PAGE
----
The British Heart Foundation’s Director of Innovation in Health and Wellbeing, Jenny Hargrave, has asserted that tackling blood pressure is crucial to improving the nation’s heart health*. High Blood pressure is the largest known risk factor for cardiovascular disease and affects more than one in four adults in England. According to the British Heart Foundation, for every ten people diagnosed with high blood pressure, seven remain undiagnosed and therefore, go untreated. This figure accounts for more than 5.5 million people in England. High Blood pressure can be detected during routine eye examinations, making employee eyecare an even more vital aspect of health and wellbeing.
Jim Lythgow, director of strategic alliances at Specsavers Corporate Eyecare, said: ‘High blood pressure is known as the ‘silent killer’ as it can be a symptomless condition, which puts people at greater risk of heart attacks and strokes. Visiting your GP is one way to check blood pressure levels but an eye examination is another non-invasive option. While not all employers will send their employees for an MOT with a GP, the vast majority of employees are likely to be receiving company-funded eyecare anyway, under the Health and Safety Display Screen Equipment (DSE) regulations.’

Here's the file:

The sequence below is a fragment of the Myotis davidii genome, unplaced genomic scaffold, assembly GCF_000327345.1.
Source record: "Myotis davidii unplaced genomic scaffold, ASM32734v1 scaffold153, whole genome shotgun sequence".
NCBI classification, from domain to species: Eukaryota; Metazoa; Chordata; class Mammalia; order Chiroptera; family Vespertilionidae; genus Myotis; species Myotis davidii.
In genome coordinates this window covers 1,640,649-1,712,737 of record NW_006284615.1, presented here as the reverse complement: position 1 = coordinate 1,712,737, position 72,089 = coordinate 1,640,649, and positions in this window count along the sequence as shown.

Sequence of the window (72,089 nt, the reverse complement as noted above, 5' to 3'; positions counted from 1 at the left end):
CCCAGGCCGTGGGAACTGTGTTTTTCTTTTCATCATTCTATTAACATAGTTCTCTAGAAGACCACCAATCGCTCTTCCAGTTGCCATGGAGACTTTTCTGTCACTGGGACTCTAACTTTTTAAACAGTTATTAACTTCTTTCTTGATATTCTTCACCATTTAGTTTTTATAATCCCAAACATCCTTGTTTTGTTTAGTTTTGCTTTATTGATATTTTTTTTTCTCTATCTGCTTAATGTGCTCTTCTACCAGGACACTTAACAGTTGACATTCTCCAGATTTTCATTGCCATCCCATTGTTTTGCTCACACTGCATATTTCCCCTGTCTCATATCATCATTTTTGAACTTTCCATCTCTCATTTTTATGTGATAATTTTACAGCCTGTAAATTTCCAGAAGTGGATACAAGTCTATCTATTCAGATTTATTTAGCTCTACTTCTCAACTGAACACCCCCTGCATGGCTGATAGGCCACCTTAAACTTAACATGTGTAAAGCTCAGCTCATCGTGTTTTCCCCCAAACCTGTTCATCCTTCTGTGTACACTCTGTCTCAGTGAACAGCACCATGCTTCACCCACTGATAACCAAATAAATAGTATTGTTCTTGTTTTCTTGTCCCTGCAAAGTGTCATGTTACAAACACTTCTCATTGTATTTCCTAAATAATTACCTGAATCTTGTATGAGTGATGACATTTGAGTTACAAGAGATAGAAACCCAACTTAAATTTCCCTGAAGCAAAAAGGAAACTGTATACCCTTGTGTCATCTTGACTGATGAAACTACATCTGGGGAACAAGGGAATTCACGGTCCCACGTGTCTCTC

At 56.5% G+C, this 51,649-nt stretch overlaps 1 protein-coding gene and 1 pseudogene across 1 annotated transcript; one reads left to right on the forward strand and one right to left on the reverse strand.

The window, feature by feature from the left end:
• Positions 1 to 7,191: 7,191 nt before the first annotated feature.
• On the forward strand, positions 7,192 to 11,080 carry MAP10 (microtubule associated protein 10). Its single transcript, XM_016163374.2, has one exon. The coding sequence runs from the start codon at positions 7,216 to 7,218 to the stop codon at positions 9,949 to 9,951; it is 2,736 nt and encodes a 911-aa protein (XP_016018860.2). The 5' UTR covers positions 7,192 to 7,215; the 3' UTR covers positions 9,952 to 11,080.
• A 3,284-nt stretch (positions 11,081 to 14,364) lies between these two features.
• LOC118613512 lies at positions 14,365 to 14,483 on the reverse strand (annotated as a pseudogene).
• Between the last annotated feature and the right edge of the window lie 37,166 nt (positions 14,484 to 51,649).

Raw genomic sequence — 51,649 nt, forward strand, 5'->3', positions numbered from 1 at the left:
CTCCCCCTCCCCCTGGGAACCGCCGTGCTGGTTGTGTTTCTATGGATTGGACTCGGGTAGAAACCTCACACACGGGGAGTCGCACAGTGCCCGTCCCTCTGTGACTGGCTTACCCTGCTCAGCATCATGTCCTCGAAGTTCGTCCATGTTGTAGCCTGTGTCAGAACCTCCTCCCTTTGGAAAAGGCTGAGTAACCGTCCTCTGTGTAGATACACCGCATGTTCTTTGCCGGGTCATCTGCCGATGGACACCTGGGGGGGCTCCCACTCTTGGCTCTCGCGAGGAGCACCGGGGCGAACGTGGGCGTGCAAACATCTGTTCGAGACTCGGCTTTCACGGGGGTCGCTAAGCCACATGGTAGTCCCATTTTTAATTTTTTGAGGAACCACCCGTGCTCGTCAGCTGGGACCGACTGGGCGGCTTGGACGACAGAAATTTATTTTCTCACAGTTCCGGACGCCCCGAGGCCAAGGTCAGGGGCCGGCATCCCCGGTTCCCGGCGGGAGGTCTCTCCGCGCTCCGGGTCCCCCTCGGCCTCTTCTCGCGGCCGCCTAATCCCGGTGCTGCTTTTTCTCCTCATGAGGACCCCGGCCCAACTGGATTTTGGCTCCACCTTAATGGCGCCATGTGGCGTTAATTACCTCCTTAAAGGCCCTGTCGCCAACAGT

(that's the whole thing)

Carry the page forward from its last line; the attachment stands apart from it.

Providing employees with eyecare will not only assess the eyesight and check for eye conditions like glaucoma and cataracts, it also enables the optometrist to detect and monitor systemic conditions like diabetes and high blood pressure. Knowing about high blood pressure can be the key to preventing and treating the problem, as it can often be controlled with simple lifestyle changes.
The British Heart Foundation is working in conjunction with Public Health England to tackle the problem of undiagnosed high blood pressure but employers too have a role to play.
Specsavers Corporate Eyecare is urging all employers to review their eyecare policy. Jim Lythgow said: ‘With so many employees entitled to company-funded eyecare anyway, it may make sense for employers to implement a blanket policy and to provide all employees with eyecare. The small financial implication of this is likely to be far outweighed by the gains in the health and wellbeing of employees. For those companies that already provide inclusive eyecare, it is important to continue to communicate the benefits to employees and to ensure that they are taking up their entitlement and visiting the optician at least every two years.’